The Beatles Version Portrayed In “Get Back” Terrified Historian
via Rotten Tomatoes TV / Youtube
Up until the release of The Beatles’ Get Back documentary, all of the stories that revolved around the end of the band’s era were smeared with a bad reputation. History books and even rumors that circled told us that the Fab Four couldn’t see each other eye to eye towards the end. And although there were laughs ahead, all the four members allegedly “couldn’t stand” each other during the Let It Be sessions.
And with all the appreciation needed, we owe Peter Jackson a huge thank you as he single-handedly erased all the negative notions to The Beatles, via the 3-part documentary.
In this honest-to-goodness manifestation of feelings from a journalist named Greg Jenner, he, just like everyone else who watched the film, was shocked by the revelations that surrounded The Beatles. For him, he thought of Jackson’s editing as a line from “Hey Jude,” which was to “take a sad song and make it better.”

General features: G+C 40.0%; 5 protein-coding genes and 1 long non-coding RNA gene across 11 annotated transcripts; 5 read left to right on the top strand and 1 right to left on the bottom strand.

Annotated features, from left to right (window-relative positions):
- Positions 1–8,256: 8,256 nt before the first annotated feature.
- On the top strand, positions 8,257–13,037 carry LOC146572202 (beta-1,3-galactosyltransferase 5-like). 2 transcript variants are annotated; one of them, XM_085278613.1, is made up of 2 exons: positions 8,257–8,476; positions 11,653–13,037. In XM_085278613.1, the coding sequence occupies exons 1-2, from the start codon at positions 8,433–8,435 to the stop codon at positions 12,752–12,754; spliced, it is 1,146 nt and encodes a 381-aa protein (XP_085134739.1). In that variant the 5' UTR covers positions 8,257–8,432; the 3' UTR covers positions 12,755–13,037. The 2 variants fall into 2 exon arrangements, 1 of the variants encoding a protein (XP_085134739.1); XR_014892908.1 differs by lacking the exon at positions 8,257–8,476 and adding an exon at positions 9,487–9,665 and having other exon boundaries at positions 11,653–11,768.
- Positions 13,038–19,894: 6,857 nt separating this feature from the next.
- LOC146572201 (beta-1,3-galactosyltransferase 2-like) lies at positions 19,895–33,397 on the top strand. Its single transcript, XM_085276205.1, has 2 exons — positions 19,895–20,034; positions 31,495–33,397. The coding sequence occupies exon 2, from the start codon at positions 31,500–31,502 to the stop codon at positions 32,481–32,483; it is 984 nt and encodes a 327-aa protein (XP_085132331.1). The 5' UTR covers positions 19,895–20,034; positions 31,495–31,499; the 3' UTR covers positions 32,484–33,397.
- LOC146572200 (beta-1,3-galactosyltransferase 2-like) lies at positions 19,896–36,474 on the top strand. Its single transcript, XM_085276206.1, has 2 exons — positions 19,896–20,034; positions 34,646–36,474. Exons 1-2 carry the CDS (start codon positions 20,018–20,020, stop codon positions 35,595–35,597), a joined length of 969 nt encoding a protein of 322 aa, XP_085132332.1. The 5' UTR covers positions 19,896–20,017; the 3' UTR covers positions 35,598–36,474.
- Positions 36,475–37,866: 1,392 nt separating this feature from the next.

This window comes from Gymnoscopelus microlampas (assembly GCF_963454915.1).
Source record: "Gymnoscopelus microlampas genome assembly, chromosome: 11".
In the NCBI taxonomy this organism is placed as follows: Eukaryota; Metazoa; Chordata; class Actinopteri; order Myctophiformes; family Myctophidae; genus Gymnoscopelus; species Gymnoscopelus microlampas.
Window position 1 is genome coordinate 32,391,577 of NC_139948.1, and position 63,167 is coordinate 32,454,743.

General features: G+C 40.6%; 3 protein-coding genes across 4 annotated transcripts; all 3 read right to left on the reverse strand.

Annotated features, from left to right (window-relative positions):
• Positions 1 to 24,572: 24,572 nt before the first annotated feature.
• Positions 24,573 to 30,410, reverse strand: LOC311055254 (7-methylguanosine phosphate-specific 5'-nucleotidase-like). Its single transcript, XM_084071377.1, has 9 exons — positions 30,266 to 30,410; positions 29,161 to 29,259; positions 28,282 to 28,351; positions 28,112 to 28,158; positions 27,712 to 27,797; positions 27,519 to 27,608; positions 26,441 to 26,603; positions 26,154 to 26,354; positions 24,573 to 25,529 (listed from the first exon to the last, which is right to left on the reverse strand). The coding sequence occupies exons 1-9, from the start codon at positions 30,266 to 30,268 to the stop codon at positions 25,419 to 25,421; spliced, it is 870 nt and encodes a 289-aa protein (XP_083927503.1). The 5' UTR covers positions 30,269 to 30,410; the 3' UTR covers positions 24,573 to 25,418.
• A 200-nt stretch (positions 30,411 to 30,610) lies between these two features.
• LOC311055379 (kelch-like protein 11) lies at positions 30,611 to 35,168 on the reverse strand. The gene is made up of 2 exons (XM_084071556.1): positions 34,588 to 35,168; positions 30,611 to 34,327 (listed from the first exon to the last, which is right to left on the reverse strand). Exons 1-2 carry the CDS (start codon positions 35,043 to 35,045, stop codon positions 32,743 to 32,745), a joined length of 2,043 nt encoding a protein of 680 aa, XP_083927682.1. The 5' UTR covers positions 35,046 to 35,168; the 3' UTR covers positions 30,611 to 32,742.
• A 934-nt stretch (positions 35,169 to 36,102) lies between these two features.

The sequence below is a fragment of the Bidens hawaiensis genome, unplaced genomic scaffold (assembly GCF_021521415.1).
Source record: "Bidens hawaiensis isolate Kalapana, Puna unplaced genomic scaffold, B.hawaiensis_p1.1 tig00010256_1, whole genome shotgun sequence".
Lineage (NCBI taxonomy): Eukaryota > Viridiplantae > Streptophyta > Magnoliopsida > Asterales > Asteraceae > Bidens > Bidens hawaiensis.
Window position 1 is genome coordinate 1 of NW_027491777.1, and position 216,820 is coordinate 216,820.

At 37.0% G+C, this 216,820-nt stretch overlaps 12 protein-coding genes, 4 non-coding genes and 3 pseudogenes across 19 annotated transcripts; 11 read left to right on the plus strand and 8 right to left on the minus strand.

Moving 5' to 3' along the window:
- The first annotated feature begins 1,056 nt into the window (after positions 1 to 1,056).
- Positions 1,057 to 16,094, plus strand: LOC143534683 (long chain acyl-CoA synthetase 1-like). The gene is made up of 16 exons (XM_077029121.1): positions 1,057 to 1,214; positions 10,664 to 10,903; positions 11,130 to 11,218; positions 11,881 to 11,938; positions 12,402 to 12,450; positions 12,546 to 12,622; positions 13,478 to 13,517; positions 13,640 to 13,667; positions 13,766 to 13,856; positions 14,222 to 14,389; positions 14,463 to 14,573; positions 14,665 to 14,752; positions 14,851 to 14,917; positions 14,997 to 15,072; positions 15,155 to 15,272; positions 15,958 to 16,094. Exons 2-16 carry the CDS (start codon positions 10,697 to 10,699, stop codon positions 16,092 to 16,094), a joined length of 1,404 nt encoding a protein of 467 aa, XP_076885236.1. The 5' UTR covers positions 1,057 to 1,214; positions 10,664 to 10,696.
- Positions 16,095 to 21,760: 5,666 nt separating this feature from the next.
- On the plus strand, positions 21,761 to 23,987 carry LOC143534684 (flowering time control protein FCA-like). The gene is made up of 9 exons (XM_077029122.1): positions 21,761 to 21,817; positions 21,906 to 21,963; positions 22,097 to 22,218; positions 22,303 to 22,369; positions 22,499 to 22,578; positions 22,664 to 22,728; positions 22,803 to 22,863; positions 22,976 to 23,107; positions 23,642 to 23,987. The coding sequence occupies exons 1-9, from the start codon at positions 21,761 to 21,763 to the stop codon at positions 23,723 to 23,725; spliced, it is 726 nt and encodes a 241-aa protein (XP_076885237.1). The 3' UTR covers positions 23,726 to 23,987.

“He has transposed a tragedy into the major key, and his Beatles aren’t the band I read about or even the one The Beatles themselves remember being,” Jenner wrote. “There are no explosive punch-ups, catty insults or boots slammed into amplifiers. When negativity looms, it’s more weariness than anger, and Get Back is mostly a charming, funny, glorious, and compellingly boring survey of friendship, procrastination, and the logistics of making music on a deadline.”
Jenner supported his claim, saying that as a historian himself, the surrounding air was terrifying. “What if we’ve got everything else wrong?” he questioned himself. The film Let It Be taught us that the end was a grim moment for The Beatles, and for 50 years, people have believed it. And then, with Get Back, everything was turned upside down.
You can read it here.